Visual Arts News from the Vancouver Art Gallery Library April 8, 2014

 

Vancouver

Or There and Back Again on Artabase Since the mid-1990s, The Vancouver-based artist Myfanwy MacLeod has become widely known for making art that traverses the boundaries that define high culture and mass entertainment in a satirical investigation of social power. Artabase, April 7, 2014

Opinion: Art thrives in the Downtown Eastside There can be no excuse for how the Portland Hotel Society reportedly has managed its finances and administration. Unfortunately, as we are seeing, this alleged misuse of funds contributes to generalizations about non-profit agencies “perpetuating the culture of poverty” by operating primarily out of self-interest. The Downtown Eastside is also remarkable for the importance of the arts in people’s daily lives. It is home to the largest resident-artist population in the city. Vancouver Sun, April 8, 2014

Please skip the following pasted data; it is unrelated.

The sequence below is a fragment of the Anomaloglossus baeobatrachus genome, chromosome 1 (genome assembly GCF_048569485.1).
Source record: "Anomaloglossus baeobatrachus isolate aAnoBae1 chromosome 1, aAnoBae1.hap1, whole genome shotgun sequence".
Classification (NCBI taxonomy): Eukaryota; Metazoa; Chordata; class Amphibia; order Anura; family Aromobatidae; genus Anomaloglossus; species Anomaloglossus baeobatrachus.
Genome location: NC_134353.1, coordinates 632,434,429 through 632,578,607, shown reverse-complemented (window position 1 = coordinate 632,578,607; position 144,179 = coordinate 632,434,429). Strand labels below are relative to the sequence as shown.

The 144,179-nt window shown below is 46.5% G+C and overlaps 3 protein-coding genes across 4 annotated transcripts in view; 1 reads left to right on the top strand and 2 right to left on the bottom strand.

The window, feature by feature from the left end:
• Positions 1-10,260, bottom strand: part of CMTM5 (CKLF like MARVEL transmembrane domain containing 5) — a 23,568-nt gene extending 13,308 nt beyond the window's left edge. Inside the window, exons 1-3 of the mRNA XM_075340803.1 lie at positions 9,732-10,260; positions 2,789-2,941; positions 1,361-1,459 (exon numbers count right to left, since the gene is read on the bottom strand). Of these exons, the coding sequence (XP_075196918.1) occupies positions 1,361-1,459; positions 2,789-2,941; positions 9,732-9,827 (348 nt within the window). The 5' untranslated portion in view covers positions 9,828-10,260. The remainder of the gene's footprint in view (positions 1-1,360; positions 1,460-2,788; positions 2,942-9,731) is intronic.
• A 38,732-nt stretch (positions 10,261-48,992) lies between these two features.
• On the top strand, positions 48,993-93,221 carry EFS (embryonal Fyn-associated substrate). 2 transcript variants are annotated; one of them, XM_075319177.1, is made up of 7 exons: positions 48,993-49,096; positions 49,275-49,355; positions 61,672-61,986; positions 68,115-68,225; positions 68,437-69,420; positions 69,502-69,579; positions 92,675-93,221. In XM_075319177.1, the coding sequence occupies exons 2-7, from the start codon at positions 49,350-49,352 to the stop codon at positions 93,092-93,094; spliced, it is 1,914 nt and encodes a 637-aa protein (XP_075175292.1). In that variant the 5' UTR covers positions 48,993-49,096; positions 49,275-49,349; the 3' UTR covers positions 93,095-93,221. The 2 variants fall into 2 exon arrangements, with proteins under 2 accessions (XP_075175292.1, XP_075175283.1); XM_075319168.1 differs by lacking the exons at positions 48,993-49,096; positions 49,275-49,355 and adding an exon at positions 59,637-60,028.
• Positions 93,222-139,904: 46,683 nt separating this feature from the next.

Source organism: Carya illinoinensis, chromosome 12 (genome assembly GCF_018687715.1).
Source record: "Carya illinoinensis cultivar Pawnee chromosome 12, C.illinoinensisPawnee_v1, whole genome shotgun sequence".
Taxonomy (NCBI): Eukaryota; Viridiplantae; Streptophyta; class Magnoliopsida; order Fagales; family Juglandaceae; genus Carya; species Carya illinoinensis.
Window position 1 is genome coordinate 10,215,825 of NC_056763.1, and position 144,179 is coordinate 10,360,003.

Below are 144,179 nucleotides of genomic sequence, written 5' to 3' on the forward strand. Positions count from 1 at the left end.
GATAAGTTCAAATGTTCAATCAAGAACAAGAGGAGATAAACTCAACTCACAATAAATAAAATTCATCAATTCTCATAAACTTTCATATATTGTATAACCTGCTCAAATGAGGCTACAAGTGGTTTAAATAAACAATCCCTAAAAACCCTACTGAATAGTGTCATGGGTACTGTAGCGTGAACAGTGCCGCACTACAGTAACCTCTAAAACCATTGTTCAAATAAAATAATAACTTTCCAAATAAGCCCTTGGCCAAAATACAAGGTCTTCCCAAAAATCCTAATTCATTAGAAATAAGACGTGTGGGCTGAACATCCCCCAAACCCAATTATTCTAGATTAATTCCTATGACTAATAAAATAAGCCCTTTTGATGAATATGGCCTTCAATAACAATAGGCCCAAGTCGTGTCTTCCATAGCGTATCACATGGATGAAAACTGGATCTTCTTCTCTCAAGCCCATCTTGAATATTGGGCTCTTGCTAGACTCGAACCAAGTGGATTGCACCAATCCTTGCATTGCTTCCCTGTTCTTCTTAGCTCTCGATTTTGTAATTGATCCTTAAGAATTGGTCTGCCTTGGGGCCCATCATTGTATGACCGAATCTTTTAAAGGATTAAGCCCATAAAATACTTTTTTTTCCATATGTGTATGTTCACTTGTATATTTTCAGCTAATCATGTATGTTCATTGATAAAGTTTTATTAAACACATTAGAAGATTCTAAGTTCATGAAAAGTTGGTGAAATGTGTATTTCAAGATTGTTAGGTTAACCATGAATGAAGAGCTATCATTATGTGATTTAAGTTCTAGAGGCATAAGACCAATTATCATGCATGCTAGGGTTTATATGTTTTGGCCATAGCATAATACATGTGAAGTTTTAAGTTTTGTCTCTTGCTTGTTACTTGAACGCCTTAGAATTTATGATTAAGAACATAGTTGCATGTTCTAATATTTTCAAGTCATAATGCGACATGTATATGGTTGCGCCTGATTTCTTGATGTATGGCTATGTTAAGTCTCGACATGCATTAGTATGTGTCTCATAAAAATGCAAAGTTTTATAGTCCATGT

Prince George

Adad Hannah: Unsettling the West – Canadian Art Hannah’s work mesmerizes; the shock of seemingly still artworks that are created with breathing, wavering, crying actors startles the viewer into a shared experience. His work transports the viewer from the slow silence of a museum, circling Rodin’s The Burghers of Calais (1889), to the noisy streets of Seoul, where he circles his re-creation Burghers of Seoul (2006)—South Korean motorcycle messengers in poses of despair, consternation and pride taken from Rodin’s masterwork. Canadian Art, April 7, 2014

Calgary